Rear View Mirror: Panama Travel Tips & Observations after 7 Months in the Country

We spent 215 days and drove 5,336 miles in this tiny little s-shaped country at the bottom of Central America. Our experiences became nearly 60 posts on our travel blog covering everything from falling in love with Casco Viejo, the hippest neighborhood in Panama City, getting into the nitty-gritty about travel to the country’s top beach destination, including where to stay in Bocas del Toro, exploring the Darien Jungle and driving to the end of the road, sailing through the San Blas Islands,taking you inside the week of madness that is Carnival in Las Tablas, exposing Panama’s best hotels from budget to boutique and giving you the lowdown on how to explore the Panama Canal. As we put the country in our rear view mirror, here are even more Panama travel tips and observations.

Welcome to Panama Paso canoas Border crossing

Panama travel tips & observations

Panama is not the most foreign place we’ve ever been. English is widely spoken and the country uses the US dollar as its official currency. Social customs and things like architecture and fashion seem familiar too. This is not surprising given the fact that the US had a decades-long presence in Panama during the building of the Panama Canal, even establishing a “Canal Zone” that was administered as US territory. The US even invaded Panama in 1989.

Princess Cruise Island Princess exiting Miraflores locks.

In Panama, “summer” is the dry season (basically January to April) and “winter” is the wet season (basically the rest of the year).

Panama is on US Central Time and they never move the clocks forward or back.

Nearly every town square in Panama, no matter how small, has free WiFi thanks to a national program called internet para todos (internet for everyone).

Some locals call Manuel Noriega, the former dictator with the famously pockmarked complexion who is currently in prison in a jail alongside the Panama Canal, la cara pina or pineapple face.

Republican senator John McCain was born in Panama.

Frank Gehry, the Canadian architect who designed the recently opened BioMuseo in Panama City (below), is married to a Panamanian woman.

Frank Gerhy's BioMuseo seen from Panama canal

The lowest temperature ever recorded in Panama City is 68 degrees farenheit (20 degree celsius). You don’t want to know what the highest temperature is.

Despite the fact that Panama grows world class coffee in places like Boquete, the stuff you find in the supermarkets sucks. Virtually the only non-instant brand on the shelves is Duran which tastes burned. If you do a coffee tour or visit coffee producing regions stock up there.

Finca Lerida Coffee Tour - Boquete, Panama

You can buy unlocked cell phones pretty easily in Panama, something that was far less common in any other Central American country. Cell phone service was comparatively cheap too. We put US$3 on our +Movil account and it lasted for weeks and every recharge seemed to come with lots of free time.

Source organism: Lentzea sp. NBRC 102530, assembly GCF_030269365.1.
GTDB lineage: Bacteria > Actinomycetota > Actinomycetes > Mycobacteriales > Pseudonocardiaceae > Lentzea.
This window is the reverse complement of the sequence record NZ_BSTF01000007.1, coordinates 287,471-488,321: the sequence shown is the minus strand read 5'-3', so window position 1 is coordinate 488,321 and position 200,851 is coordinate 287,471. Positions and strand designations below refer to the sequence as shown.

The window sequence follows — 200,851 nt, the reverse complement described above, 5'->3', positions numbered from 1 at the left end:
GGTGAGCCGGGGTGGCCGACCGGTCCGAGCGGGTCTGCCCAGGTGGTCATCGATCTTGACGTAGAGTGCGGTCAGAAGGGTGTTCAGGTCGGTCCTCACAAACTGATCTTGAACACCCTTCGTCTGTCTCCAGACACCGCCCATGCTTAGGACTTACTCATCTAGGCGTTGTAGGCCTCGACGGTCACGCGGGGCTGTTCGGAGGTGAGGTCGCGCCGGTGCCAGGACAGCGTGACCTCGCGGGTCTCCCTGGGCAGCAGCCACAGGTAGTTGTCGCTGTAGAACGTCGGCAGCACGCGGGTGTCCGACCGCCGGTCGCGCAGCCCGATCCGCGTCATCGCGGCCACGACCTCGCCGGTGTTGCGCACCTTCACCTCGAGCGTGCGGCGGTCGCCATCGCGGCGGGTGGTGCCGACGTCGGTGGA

Cell phone numbers have eight digits. Land line numbers have seven digits.

Public buses in Panama, called diablos rojos, look like they were decorated by a talented gang of spray-paint-wielding 15-year-old boys (below). Even the wheels are decorated. However, the artistic value of these buses if far better than their value as a form of public transportation. Panama City recently banned all diablos rojos because of safety concerns and pollution issues and replaced them with generic looking (and professionally driven) city buses. We visited the final resting place of Panama City’s diablos rojos as the buses were being taken off the streets of the capital.

Diablos Rojos bus Panama

Unscientific survey: 3 out 3 can openers in hostel kitchens in Panama (including brand new ones) will not work.

The place is obsessed with and full of fake boobs.

Wine is relatively cheap in supermarkets across Panama. A bottle we’d been paying  more or less US$6.50 for in El Salvador and Nicaragua was US$3.95 in Panama for the exact same bottle. Actually, all booze was cheaper and the selection was better in Panama than in other Central American countries because the government doesn’t tax liquor imports, though there is currently talk of re-visiting that policy. For best selection and best prices do your wine and booze shopping at Felipe Mota stores.

Panama Beer - Bocas del Toro, Panama

Though Panama is one of a handful of countries (along with El Salvador, Ecuador, etc) which uses the US dollar as their official currency, the country also has its own national currency. It’s called the Balboa and you often get coin change in both US currency and local currency. A balboa dollar coin looks a bit like a NYC subway token.

Local mass produced beers in Panama include Alta (above), Balboa and Soberana. We defy you to find any real taste difference between them. Luckily, there is also a growing microbrew scene in Panama including outstanding brewpubs from La Rana Dorada (below) and an annual craft brew festival in Panama City. Find out more in our story about Central American microbreweries for TheLatinKitchen.com.

La Rana Dorado microbrewery cerveceria - Panama City

As we reported back in 2011, Panama launched a program that gave all visitors 30 days of free emergency travel health insurance. Sadly, that innovative program has since been discontinued.

Panama Road trip tips

For some reason fuel is about 20 cents cheaper per gallon at the two stations in the town of Anton right on the Pan-American Highway. But be warned: the Texaco does NOT take credit cards and when we were at the station there were no signs to that effect. Also, Panama was in the process of switching station signs from gallons to liters. By now we expect that all gas stations will be listing prices in liters.

In general, the price of fuel varied from station to station by as much as 25 cents per gallon so it paid to shop around.

Welcome to the Darien Panama

It was nearly impossible to find a car wash that had pressurized water hoses.

The roads are not great in Panama but they’re better than the pot hole festivals that pass for roads in Costa Rica. Though stretches of the Pan-American Highway from David to Panama City came close to Costa Rican lows with tons of potholes, wavy, rough, poorly laid asphalt and ridge and gap filled concrete.